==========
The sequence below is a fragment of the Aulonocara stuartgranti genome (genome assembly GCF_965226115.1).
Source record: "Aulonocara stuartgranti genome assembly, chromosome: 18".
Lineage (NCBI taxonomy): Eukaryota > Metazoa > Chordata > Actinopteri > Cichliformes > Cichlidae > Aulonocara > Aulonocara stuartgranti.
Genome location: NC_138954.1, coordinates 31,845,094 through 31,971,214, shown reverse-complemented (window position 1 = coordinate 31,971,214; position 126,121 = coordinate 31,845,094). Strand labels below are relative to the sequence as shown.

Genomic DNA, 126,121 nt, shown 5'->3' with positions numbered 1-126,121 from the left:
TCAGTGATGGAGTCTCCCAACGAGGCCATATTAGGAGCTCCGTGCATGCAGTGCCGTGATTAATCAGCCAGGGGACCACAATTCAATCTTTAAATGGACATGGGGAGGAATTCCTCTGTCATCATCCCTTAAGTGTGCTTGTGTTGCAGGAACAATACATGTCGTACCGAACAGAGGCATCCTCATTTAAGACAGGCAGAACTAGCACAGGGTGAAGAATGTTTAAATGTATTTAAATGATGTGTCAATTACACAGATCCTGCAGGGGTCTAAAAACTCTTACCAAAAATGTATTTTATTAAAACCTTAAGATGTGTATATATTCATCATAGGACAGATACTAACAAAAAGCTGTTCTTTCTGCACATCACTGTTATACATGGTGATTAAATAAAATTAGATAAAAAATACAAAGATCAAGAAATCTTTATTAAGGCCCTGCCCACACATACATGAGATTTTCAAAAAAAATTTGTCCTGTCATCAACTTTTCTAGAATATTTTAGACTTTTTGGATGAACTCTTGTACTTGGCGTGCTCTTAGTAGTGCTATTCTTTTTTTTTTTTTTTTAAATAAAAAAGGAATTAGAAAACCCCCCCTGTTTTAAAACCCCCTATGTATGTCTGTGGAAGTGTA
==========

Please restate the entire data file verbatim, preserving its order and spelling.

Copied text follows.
The sequence below is a fragment of the Aulonocara stuartgranti genome (genome assembly GCF_965226115.1).
Source record: "Aulonocara stuartgranti genome assembly, chromosome: 18".
Lineage (NCBI taxonomy): Eukaryota > Metazoa > Chordata > Actinopteri > Cichliformes > Cichlidae > Aulonocara > Aulonocara stuartgranti.
Genome location: NC_138954.1, coordinates 31,845,094 through 31,971,214, shown reverse-complemented (window position 1 = coordinate 31,971,214; position 126,121 = coordinate 31,845,094). Strand labels below are relative to the sequence as shown.

Genomic DNA, 126,121 nt, shown 5'->3' with positions numbered 1-126,121 from the left:
TCAGTGATGGAGTCTCCCAACGAGGCCATATTAGGAGCTCCGTGCATGCAGTGCCGTGATTAATCAGCCAGGGGACCACAATTCAATCTTTAAATGGACATGGGGAGGAATTCCTCTGTCATCATCCCTTAAGTGTGCTTGTGTTGCAGGAACAATACATGTCGTACCGAACAGAGGCATCCTCATTTAAGACAGGCAGAACTAGCACAGGGTGAAGAATGTTTAAATGTATTTAAATGATGTGTCAATTACACAGATCCTGCAGGGGTCTAAAAACTCTTACCAAAAATGTATTTTATTAAAACCTTAAGATGTGTATATATTCATCATAGGACAGATACTAACAAAAAGCTGTTCTTTCTGCACATCACTGTTATACATGGTGATTAAATAAAATTAGATAAAAAATACAAAGATCAAGAAATCTTTATTAAGGCCCTGCCCACACATACATGAGATTTTCAAAAAAAATTTGTCCTGTCATCAACTTTTCTAGAATATTTTAGACTTTTTGGATGAACTCTTGTACTTGGCGTGCTCTTAGTAGTGCTATTCTTTTTTTTTTTTTTTTAAATAAAAAAGGAATTAGAAAACCCCCCCTGTTTTAAAACCCCCTATGTATGTCTGTGGAAGTGTA